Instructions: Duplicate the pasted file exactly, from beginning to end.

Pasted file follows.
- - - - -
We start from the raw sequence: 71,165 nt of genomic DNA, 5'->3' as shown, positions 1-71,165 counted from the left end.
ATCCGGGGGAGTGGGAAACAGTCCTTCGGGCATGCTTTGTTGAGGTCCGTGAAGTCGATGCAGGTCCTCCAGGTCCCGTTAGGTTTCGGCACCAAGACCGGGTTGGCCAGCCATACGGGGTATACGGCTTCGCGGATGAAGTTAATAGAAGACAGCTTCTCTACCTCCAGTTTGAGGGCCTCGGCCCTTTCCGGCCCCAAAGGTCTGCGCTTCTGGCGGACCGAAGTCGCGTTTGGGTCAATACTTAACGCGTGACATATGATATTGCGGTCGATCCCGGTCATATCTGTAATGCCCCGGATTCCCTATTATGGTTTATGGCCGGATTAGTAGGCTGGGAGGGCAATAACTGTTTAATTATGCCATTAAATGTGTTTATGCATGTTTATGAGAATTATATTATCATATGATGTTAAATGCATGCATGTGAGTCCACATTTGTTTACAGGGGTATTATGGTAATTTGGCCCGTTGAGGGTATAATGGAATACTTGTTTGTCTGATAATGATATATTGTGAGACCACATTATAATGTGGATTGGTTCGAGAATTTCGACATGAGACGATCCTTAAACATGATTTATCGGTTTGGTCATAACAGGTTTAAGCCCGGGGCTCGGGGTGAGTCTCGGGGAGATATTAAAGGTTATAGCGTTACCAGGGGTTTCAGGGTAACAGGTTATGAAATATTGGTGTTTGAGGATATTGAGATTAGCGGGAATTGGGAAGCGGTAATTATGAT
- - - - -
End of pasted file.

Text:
We start from the raw sequence: 71,165 nt of genomic DNA, 5'->3' as shown, positions 1-71,165 counted from the left end.
ATCCGGGGGAGTGGGAAACAGTCCTTCGGGCATGCTTTGTTGAGGTCCGTGAAGTCGATGCAGGTCCTCCAGGTCCCGTTAGGTTTCGGCACCAAGACCGGGTTGGCCAGCCATACGGGGTATACGGCTTCGCGGATGAAGTTAATAGAAGACAGCTTCTCTACCTCCAGTTTGAGGGCCTCGGCCCTTTCCGGCCCCAAAGGTCTGCGCTTCTGGCGGACCGAAGTCGCGTTTGGGTCAATACTTAACGCGTGACATATGATATTGCGGTCGATCCCGGTCATATCTGTAATGCCCCGGATTCCCTATTATGGTTTATGGCCGGATTAGTAGGCTGGGAGGGCAATAACTGTTTAATTATGCCATTAAATGTGTTTATGCATGTTTATGAGAATTATATTATCATATGATGTTAAATGCATGCATGTGAGTCCACATTTGTTTACAGGGGTATTATGGTAATTTGGCCCGTTGAGGGTATAATGGAATACTTGTTTGTCTGATAATGATATATTGTGAGACCACATTATAATGTGGATTGGTTCGAGAATTTCGACATGAGACGATCCTTAAACATGATTTATCGGTTTGGTCATAACAGGTTTAAGCCCGGGGCTCGGGGTGAGTCTCGGGGAGATATTAAAGGTTATAGCGTTACCAGGGGTTTCAGGGTAACAGGTTATGAAATATTGGTGTTTGAGGATATTGAGATTAGCGGGAATTGGGAAGCGGTAATTATGAT